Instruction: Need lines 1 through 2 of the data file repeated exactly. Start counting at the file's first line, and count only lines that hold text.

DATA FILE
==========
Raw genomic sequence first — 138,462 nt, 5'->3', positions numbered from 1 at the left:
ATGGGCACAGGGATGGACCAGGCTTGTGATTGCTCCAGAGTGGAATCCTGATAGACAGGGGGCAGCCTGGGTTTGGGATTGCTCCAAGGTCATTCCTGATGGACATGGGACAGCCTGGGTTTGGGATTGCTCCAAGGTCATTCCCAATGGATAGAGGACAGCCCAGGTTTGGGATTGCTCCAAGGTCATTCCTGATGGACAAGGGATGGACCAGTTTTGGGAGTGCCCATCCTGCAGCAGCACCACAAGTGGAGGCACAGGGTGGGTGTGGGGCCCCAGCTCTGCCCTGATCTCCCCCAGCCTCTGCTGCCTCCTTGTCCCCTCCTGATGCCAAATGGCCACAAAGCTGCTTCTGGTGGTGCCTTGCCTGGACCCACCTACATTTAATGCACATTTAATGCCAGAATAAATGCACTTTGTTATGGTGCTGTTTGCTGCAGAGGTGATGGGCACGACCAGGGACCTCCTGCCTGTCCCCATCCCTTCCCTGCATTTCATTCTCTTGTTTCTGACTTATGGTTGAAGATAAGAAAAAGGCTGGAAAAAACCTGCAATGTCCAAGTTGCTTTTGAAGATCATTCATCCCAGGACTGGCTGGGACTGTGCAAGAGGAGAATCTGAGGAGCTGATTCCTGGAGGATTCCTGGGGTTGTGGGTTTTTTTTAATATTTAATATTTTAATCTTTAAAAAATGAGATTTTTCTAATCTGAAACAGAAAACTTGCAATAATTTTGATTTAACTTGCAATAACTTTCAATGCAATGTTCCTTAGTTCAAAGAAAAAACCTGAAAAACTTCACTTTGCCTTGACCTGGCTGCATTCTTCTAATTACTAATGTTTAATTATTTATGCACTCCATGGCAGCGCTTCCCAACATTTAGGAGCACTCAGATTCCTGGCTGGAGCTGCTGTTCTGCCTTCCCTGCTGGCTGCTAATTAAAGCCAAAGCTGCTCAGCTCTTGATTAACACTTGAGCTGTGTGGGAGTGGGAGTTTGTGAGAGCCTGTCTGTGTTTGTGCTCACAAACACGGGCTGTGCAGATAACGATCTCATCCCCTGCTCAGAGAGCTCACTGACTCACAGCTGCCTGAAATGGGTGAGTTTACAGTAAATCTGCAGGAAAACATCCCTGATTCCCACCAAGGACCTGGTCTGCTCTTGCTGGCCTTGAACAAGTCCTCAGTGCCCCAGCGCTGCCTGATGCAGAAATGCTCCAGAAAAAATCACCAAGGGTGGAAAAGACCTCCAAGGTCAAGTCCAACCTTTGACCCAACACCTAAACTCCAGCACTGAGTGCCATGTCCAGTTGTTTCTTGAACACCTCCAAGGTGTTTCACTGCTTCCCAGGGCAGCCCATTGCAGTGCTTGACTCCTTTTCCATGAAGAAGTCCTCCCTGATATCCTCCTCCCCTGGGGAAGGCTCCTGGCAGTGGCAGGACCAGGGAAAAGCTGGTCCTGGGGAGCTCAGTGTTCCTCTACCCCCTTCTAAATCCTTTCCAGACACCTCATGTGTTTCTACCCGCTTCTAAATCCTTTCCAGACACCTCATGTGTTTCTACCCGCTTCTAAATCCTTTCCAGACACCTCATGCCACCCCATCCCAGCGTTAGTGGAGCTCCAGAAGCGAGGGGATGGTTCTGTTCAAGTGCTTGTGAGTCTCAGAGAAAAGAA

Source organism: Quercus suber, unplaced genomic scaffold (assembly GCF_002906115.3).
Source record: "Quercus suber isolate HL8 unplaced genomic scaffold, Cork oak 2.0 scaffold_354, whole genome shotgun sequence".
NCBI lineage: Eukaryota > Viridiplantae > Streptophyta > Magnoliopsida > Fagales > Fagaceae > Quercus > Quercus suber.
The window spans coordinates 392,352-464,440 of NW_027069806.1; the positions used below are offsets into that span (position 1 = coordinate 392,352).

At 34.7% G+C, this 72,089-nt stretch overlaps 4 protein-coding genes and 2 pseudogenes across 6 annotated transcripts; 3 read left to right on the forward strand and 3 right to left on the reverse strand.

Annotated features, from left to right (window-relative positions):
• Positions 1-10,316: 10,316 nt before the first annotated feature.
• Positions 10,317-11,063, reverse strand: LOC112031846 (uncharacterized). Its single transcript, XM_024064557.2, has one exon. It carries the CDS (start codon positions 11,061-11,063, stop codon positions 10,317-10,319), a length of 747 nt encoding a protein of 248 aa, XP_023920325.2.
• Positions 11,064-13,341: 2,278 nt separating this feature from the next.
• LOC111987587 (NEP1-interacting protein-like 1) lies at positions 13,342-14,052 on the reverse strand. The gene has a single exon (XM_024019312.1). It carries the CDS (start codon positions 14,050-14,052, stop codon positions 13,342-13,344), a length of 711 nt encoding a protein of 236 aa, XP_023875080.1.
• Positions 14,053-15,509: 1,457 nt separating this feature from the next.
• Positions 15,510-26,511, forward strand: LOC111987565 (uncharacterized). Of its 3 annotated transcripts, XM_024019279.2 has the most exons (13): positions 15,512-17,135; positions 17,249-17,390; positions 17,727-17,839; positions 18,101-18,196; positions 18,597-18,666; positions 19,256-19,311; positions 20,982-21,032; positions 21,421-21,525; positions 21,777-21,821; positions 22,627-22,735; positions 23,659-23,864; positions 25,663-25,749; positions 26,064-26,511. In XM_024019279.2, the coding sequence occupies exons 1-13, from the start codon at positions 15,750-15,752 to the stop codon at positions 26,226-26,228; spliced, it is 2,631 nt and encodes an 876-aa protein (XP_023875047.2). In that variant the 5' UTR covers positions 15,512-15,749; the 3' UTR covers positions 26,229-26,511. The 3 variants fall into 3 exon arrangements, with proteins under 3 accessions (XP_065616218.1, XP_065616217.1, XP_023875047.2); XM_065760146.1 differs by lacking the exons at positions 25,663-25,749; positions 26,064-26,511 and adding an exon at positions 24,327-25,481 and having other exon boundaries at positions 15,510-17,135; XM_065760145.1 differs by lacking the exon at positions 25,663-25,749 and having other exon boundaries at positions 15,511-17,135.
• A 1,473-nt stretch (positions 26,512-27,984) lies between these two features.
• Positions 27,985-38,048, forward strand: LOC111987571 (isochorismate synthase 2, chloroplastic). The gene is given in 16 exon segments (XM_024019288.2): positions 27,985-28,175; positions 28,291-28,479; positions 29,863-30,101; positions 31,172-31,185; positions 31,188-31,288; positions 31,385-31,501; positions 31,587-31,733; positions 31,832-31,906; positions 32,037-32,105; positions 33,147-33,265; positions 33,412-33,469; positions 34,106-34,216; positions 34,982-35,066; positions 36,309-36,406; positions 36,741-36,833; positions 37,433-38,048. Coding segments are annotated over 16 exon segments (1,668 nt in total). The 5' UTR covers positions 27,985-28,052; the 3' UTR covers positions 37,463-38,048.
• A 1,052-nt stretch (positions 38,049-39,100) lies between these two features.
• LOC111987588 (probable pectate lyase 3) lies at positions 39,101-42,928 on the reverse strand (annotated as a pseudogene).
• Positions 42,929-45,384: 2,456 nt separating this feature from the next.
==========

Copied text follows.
Raw genomic sequence first — 138,462 nt, 5'->3', positions numbered from 1 at the left:
ATGGGCACAGGGATGGACCAGGCTTGTGATTGCTCCAGAGTGGAATCCTGATAGACAGGGGGCAGCCTGGGTTTGGGATTGCTCCAAGGTCATTCCTGATGGACATGGGACAGCCTGGGTTTGGGATTGCTCCAAGGTCATTCCCAATGGATAGAGGACAGCCCAGGTTTGGGATTGCTCCAAGGTCATTCCTGATGGACAAGGGATGGACCAGTTTTGGGAGTGCCCATCCTGCAGCAGCACCACAAGTGGAGGCACAGGGTGGGTGTGGGGCCCCAGCTCTGCCCTGATCTCCCCCAGCCTCTGCTGCCTCCTTGTCCCCTCCTGATGCCAAATGGCCACAAAGCTGCTTCTGGTGGTGCCTTGCCTGGACCCACCTACATTTAATGCACATTTAATGCCAGAATAAATGCACTTTGTTATGGTGCTGTTTGCTGCAGAGGTGATGGGCACGACCAGGGACCTCCTGCCTGTCCCCATCCCTTCCCTGCATTTCATTCTCTTGTTTCTGACTTATGGTTGAAGATAAGAAAAAGGCTGGAAAAAACCTGCAATGTCCAAGTTGCTTTTGAAGATCATTCATCCCAGGACTGGCTGGGACTGTGCAAGAGGAGAATCTGAGGAGCTGATTCCTGGAGGATTCCTGGGGTTGTGGGTTTTTTTTAATATTTAATATTTTAATCTTTAAAAAATGAGATTTTTCTAATCTGAAACAGAAAACTTGCAATAATTTTGATTTAACTTGCAATAACTTTCAATGCAATGTTCCTTAGTTCAAAGAAAAAACCTGAAAAACTTCACTTTGCCTTGACCTGGCTGCATTCTTCTAATTACTAATGTTTAATTATTTATGCACTCCATGGCAGCGCTTCCCAACATTTAGGAGCACTCAGATTCCTGGCTGGAGCTGCTGTTCTGCCTTCCCTGCTGGCTGCTAATTAAAGCCAAAGCTGCTCAGCTCTTGATTAACACTTGAGCTGTGTGGGAGTGGGAGTTTGTGAGAGCCTGTCTGTGTTTGTGCTCACAAACACGGGCTGTGCAGATAACGATCTCATCCCCTGCTCAGAGAGCTCACTGACTCACAGCTGCCTGAAATGGGTGAGTTTACAGTAAATCTGCAGGAAAACATCCCTGATTCCCACCAAGGACCTGGTCTGCTCTTGCTGGCCTTGAACAAGTCCTCAGTGCCCCAGCGCTGCCTGATGCAGAAATGCTCCAGAAAAAATCACCAAGGGTGGAAAAGACCTCCAAGGTCAAGTCCAACCTTTGACCCAACACCTAAACTCCAGCACTGAGTGCCATGTCCAGTTGTTTCTTGAACACCTCCAAGGTGTTTCACTGCTTCCCAGGGCAGCCCATTGCAGTGCTTGACTCCTTTTCCATGAAGAAGTCCTCCCTGATATCCTCCTCCCCTGGGGAAGGCTCCTGGCAGTGGCAGGACCAGGGAAAAGCTGGTCCTGGGGAGCTCAGTGTTCCTCTACCCCCTTCTAAATCCTTTCCAGACACCTCATGTGTTTCTACCCGCTTCTAAATCCTTTCCAGACACCTCATGTGTTTCTACCCGCTTCTAAATCCTTTCCAGACACCTCATGCCACCCCATCCCAGCGTTAGTGGAGCTCCAGAAGCGAGGGGATGGTTCTGTTCAAGTGCTTGTGAGTCTCAGAGAAAAGAA